• Trucking companies and driver monitoring: A recent report from The New York Times notes that driver monitoring systems take little consideration of health, rest, or weather and road conditions, but rather focus on route efficiency and quick completion. If, for example, a driver has trouble sleeping during their scheduled rest period, increased monitoring will not account for their poor sleep quality. Such automation can lead drivers to neglect proper rest and recovery.
  • Driver fatigue: According to the National Center for Biotechnology Information (NCBI), long-haul truck drivers average 5-6 hours of sleep a night and work an average of 65 hours a week. In a study by the National Safety Council, drowsy driving can have equivalent effects on the body as having a blood alcohol content of 0.08%. This is especially unsafe considering highway driving often reaches a rate of 100 feet per second.

What is the solution to stop the rise of deadly trucking accidents?

In response to the increasing number of truck fatalities, the Federal Motor Carrier Safety Administration (FMCSA) has taken action to combat driver fatigue. The FMCSA’s updated 2022 Summary of Hours of Service Regulations has implemented several rules that trucking companies must follow to support their drivers. Here are some key updates:

  • Expanded short hauls to 150 air-miles and a 14-hour shift
  • Allowing up to 2 extra hours of drive time in adverse driving conditions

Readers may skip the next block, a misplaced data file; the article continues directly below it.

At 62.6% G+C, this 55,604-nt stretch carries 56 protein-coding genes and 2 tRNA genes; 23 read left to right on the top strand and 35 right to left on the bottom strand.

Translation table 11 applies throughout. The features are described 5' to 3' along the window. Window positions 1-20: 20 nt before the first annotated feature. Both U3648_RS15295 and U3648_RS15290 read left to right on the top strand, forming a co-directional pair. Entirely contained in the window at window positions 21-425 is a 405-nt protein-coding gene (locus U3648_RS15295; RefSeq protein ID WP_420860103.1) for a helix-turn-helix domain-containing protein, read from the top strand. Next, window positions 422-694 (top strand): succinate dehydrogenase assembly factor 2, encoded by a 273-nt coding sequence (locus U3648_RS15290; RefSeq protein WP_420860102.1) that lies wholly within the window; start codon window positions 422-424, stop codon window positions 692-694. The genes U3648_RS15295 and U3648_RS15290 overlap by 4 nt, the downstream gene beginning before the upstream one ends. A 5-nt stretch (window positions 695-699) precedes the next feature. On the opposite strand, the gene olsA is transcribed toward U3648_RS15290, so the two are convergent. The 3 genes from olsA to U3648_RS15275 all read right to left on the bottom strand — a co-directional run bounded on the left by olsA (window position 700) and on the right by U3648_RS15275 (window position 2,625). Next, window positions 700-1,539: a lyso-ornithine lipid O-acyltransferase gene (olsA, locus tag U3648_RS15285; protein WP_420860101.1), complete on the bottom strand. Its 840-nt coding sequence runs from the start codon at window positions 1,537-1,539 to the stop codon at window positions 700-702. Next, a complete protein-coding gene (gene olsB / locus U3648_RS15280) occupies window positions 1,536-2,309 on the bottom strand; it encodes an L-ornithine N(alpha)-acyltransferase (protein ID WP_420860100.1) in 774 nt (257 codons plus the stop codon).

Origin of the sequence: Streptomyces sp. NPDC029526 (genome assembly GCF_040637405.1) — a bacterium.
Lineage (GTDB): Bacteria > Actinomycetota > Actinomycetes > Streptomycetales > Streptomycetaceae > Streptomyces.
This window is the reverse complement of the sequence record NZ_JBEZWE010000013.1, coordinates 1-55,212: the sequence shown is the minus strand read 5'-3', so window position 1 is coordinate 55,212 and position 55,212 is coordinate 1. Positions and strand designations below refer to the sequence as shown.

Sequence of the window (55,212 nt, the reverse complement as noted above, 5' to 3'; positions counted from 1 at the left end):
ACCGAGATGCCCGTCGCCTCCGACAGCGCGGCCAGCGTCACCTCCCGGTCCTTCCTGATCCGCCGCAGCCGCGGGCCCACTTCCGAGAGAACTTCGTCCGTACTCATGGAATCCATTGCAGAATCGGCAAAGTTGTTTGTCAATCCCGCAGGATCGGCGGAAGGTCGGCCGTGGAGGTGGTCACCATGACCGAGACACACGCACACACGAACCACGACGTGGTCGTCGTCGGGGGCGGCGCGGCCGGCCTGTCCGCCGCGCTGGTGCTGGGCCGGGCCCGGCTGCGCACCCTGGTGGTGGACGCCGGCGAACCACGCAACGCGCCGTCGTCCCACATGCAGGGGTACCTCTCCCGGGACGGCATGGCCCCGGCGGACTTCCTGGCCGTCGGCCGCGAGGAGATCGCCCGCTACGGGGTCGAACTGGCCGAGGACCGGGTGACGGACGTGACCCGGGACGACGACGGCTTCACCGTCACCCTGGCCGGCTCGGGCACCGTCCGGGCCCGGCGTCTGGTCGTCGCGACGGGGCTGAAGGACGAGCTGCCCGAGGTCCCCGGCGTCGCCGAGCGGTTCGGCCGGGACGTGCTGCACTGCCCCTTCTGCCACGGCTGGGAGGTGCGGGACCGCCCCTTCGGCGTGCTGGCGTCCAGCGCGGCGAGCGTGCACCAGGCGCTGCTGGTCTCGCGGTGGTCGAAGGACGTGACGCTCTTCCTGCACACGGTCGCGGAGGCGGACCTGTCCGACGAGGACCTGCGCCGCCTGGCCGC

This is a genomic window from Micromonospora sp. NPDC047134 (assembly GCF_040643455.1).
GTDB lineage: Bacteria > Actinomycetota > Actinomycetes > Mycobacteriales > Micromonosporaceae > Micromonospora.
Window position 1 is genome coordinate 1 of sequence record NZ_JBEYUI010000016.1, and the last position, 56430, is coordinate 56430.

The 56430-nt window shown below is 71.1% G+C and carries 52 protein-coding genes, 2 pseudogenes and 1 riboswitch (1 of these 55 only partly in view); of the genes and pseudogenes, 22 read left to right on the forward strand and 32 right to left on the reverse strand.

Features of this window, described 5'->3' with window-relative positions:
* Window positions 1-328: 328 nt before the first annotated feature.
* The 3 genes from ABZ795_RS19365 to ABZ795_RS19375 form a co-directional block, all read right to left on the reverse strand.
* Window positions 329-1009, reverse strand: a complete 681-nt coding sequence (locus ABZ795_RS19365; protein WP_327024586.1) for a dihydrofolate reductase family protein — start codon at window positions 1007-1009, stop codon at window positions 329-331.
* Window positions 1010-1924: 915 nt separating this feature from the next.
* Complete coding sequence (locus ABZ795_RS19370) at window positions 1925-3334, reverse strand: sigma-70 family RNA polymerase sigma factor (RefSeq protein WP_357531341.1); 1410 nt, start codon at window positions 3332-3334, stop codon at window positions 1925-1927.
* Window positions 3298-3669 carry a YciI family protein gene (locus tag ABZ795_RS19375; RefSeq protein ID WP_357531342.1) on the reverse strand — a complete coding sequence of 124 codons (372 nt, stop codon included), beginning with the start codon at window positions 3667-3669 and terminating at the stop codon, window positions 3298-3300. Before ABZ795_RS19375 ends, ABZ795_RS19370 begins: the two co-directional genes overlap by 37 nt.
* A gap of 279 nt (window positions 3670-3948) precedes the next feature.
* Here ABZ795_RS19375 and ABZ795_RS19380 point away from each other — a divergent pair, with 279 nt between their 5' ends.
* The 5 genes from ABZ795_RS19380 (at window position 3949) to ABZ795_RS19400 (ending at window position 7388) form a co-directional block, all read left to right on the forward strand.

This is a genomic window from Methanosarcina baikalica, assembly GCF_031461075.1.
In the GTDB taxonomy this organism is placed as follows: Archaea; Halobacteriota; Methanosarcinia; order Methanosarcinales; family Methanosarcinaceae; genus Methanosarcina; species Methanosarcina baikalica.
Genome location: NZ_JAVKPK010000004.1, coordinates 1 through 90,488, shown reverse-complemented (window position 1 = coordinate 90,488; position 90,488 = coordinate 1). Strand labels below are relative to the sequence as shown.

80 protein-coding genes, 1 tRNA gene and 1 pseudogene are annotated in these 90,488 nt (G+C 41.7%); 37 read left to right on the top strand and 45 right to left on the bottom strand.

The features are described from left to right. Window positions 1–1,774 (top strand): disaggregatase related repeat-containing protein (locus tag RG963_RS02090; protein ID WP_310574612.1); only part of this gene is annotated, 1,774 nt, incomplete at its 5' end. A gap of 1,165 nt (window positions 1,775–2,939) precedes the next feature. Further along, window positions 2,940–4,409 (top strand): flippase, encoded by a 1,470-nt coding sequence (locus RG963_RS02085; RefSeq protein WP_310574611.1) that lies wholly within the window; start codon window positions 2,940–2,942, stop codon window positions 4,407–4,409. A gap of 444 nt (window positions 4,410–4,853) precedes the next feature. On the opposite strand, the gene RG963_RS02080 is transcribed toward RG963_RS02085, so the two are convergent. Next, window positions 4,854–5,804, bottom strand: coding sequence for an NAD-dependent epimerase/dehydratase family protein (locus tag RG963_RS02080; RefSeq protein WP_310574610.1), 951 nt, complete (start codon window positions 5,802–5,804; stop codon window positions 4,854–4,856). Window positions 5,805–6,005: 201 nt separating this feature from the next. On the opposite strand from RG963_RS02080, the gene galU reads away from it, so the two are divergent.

• Requiring breaks after each 8-hour interval of driving, with non-driving or off-duty periods applying.

Can I seek compensation for myself or loved ones who were in a truck accident?

Yes. The FMCSA has implemented rules that trucking companies must follow to support their drivers and combat driver fatigue. It is essential for trucking companies to prioritize safety and provide proper training and support for their drivers to prevent truck accidents and ensure the safety of everyone on the road.

In the unfortunate event that you or a loved one is involved in a Chicago truck accident, here are immediate steps to take, if at all possible:

Call 911: Contact emergency services and inform them of the crash, both the police and ambulance services should be notified.

Seek medical treatment: Even if you feel fine, seek medical attention to identify any injuries that may not be immediately apparent.

Try to find witnesses: Collect contact information and full legal names from any witnesses and inform the police of their presence.

Document the evidence at the scene of the accident: Take pictures and or videos without disturbing the scene of the accident.

Avoid posting to social media: Refrain from posting about the accident on social media as it can harm your case.

Complete your own preliminary accident report: Write down the time, date, location, a general description of the accident, estimated speed of vehicles, weather conditions, and draw a diagram of the accident. Include the names and driver's license numbers of all individuals involved. The police will have their own “official” traffic crash report, so it will be helpful to see what you note vs. what makes it into their report.

Seek legal counsel: After gathering this important data, find experienced and trusted counsel from attorneys at Gainsberg Injury and Accident Lawyers.

If you or a loved one has been injured in a truck accident due to the negligence of a truck driver or trucking company, contact our experienced Chicago truck accident attorneys at Gainsberg Injury and Accident Lawyers to help you navigate your legal options. We serve all of the Chicagoland area.